They’ve got to do that. I used to work at a record store, and then I saw this movie Empire Records and it had our song in it. It was like a dramatization of what was happening. It’s a movie, it’s not a documentary. It’s not a piece of information. It’s entertainment that’s loosely based on some of this stuff. It’s a small production, so this may be the last time I ever have to talk about it.
I just think about The Social Network and how it’ll forever shape how people view the founding of Facebook, regardless of how many liberties they took with the truth.
Well, thank God this production is way below the scale of that. It certainly is an interesting story, and everything that did happen would make a pretty good Behind the Music. But there’s a lot of misinformation in all of that. Again, the biggest one is that we ripped him off.
The fans are always wondering if there’s an old Doug demo laying around that’ll be released some day.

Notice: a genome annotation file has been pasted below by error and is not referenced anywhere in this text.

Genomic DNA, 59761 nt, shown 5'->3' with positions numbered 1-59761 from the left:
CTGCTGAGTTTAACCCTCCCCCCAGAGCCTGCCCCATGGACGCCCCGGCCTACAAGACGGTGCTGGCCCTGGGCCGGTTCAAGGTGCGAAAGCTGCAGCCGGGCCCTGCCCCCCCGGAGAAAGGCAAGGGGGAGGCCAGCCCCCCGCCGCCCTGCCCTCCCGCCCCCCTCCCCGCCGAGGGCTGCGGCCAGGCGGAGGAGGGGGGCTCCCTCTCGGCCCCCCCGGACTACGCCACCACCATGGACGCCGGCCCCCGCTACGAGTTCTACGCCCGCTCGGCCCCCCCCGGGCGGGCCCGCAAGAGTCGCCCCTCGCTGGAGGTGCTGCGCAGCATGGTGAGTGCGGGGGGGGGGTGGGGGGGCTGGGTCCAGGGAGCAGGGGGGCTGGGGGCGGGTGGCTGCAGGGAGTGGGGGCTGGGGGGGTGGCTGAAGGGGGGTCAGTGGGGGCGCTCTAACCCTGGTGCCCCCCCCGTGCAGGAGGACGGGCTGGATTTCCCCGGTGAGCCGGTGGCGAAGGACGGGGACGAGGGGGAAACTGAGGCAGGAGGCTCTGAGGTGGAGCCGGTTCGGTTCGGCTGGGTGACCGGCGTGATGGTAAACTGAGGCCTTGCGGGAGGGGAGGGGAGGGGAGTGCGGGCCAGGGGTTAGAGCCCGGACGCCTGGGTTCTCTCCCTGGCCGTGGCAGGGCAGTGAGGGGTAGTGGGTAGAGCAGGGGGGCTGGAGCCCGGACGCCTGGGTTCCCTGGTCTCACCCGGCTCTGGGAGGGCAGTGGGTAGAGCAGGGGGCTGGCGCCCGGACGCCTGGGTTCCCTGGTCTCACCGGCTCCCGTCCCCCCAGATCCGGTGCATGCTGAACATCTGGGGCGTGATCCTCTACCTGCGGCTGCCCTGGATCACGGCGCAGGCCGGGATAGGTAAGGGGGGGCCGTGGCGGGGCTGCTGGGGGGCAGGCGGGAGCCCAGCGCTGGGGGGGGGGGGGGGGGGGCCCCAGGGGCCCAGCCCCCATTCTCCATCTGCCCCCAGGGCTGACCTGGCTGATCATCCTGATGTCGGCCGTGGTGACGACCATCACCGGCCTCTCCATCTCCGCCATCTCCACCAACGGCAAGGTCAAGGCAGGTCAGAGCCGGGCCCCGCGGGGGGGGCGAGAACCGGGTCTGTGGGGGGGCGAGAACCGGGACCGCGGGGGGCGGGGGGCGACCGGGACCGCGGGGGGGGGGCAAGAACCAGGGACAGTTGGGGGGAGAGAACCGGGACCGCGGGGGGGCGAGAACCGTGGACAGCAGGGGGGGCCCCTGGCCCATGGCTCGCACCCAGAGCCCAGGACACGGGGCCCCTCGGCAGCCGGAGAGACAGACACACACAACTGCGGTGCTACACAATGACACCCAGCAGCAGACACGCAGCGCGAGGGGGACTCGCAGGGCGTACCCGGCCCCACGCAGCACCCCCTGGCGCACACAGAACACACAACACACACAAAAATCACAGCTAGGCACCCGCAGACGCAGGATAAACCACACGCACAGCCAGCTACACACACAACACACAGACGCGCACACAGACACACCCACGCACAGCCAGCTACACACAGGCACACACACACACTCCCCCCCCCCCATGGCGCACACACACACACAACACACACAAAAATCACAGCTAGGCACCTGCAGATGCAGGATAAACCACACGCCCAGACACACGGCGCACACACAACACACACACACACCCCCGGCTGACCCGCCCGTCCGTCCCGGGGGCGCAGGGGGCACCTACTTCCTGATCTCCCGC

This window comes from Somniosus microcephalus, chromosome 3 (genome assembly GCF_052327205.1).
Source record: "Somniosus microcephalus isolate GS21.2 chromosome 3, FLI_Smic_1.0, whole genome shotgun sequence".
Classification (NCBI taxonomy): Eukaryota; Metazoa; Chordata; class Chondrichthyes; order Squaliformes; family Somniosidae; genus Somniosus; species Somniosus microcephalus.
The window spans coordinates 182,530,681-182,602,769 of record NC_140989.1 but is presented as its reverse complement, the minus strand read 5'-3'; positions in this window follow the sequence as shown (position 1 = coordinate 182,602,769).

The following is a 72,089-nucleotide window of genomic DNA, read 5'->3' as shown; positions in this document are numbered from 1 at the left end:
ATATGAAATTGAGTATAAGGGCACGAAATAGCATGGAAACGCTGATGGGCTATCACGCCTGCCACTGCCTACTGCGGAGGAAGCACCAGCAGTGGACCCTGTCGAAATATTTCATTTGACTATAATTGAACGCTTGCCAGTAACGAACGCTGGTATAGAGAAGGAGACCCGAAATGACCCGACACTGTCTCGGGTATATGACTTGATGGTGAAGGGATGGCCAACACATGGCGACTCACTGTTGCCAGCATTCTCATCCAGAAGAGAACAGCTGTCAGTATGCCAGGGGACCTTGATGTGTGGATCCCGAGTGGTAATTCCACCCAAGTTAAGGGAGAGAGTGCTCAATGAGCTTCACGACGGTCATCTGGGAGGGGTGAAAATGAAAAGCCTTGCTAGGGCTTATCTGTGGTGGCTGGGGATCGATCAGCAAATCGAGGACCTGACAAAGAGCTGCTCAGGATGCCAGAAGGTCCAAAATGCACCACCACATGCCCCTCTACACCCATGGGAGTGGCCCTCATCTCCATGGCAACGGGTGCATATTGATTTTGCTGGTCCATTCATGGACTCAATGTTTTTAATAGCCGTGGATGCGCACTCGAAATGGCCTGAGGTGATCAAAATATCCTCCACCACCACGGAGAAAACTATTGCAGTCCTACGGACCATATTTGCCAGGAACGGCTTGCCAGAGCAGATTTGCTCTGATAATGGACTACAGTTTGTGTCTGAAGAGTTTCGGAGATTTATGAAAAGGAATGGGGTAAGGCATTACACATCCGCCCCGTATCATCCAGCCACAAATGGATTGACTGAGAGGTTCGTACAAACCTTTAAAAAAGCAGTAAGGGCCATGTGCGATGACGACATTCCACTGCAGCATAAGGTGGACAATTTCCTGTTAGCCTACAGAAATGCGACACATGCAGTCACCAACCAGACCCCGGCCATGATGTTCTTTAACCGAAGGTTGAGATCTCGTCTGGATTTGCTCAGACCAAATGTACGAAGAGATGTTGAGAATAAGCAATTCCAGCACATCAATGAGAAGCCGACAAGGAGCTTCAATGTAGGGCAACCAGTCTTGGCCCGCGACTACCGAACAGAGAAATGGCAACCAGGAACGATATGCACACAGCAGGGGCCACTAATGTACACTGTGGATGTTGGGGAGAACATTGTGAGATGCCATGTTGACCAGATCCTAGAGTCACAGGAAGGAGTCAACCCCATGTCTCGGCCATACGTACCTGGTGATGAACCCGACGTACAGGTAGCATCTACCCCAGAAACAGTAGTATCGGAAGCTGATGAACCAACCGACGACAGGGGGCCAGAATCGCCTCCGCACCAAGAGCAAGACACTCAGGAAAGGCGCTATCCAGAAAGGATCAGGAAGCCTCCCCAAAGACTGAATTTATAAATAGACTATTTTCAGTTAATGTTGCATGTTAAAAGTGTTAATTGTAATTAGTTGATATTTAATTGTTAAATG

I know I got some, but you can pretty much find that stuff on YouTube. There’s demos that Doug and I made on our little 4-track, and somehow someone has them and they put them up on YouTube with still photos of Doug, so these recordings are kind of already out there. I’ve got boxes of stuff and I’m sure at some point we’ll go through them, but it’s not like there’s a huge demand.
Might you take those demos and record them with the full band?
Actually, there was one we hadn’t done since Doug was in the band called “Dream With You.” It was one of our signature songs in our heyday and we haven’t played it in all those years, so I think we’re gonna learn it for the summer.
I bet he’d be psyched that 20 years later, people really care about his work.
Of course. That was his whole point. That was exactly he was doing. He was very calculated and he definitely had a sense of all of this. He knew exactly that one day, I would have to have this conversation with someone. No doubt.